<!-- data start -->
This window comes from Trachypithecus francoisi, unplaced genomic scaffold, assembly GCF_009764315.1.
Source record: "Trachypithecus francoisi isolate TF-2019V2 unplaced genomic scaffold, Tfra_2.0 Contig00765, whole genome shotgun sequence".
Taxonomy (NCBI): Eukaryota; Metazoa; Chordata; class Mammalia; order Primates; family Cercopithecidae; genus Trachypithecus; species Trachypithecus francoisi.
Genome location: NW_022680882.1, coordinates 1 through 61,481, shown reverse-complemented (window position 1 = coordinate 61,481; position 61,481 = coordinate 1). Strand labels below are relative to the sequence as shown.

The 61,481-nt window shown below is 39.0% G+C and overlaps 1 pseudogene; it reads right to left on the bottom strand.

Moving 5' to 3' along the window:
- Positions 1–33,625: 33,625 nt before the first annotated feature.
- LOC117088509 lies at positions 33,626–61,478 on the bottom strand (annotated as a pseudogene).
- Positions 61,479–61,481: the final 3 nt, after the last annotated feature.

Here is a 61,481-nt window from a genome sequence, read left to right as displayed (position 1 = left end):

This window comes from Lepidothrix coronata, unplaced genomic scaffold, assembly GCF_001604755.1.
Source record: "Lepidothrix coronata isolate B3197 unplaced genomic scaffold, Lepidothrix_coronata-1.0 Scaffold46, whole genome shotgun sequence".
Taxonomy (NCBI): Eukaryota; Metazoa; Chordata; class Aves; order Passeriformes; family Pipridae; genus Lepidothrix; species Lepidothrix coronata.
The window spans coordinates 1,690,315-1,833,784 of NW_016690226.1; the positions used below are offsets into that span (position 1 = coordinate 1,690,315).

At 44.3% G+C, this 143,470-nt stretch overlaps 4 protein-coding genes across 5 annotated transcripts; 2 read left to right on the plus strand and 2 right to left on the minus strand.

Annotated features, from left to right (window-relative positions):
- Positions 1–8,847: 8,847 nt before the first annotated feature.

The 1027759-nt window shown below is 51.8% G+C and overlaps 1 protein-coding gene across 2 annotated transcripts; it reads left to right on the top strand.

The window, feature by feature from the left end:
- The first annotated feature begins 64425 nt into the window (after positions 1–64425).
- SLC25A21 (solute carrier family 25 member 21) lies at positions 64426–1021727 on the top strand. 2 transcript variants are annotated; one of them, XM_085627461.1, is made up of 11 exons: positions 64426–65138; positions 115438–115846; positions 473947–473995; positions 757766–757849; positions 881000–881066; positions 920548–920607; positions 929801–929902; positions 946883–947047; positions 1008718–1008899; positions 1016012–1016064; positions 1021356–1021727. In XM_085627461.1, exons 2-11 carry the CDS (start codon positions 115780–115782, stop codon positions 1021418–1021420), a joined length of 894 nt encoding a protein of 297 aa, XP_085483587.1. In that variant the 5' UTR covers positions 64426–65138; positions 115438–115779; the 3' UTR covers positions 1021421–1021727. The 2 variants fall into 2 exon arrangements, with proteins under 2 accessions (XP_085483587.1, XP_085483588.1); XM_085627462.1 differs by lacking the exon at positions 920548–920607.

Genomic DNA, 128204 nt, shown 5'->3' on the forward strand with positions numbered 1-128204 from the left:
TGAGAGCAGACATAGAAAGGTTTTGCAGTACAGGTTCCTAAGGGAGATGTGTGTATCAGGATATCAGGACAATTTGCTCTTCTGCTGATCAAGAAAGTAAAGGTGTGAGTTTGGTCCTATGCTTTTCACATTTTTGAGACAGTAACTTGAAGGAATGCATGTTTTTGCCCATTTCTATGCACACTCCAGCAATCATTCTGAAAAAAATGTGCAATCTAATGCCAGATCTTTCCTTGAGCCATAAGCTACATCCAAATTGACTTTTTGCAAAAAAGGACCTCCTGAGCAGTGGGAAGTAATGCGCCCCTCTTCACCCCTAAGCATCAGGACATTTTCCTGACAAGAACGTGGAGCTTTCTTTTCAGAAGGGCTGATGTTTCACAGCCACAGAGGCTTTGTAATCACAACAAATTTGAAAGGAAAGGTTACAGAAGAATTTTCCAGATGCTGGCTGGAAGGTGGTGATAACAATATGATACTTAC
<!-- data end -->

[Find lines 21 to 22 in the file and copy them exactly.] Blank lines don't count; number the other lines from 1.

- SLC25A21 (solute carrier family 25 member 21) lies at positions 64426–1021727 on the top strand. 2 transcript variants are annotated; one of them, XM_085627461.1, is made up of 11 exons: positions 64426–65138; positions 115438–115846; positions 473947–473995; positions 757766–757849; positions 881000–881066; positions 920548–920607; positions 929801–929902; positions 946883–947047; positions 1008718–1008899; positions 1016012–1016064; positions 1021356–1021727. In XM_085627461.1, exons 2-11 carry the CDS (start codon positions 115780–115782, stop codon positions 1021418–1021420), a joined length of 894 nt encoding a protein of 297 aa, XP_085483587.1. In that variant the 5' UTR covers positions 64426–65138; positions 115438–115779; the 3' UTR covers positions 1021421–1021727. The 2 variants fall into 2 exon arrangements, with proteins under 2 accessions (XP_085483587.1, XP_085483588.1); XM_085627462.1 differs by lacking the exon at positions 920548–920607.

Genomic DNA, 128204 nt, shown 5'->3' on the forward strand with positions numbered 1-128204 from the left: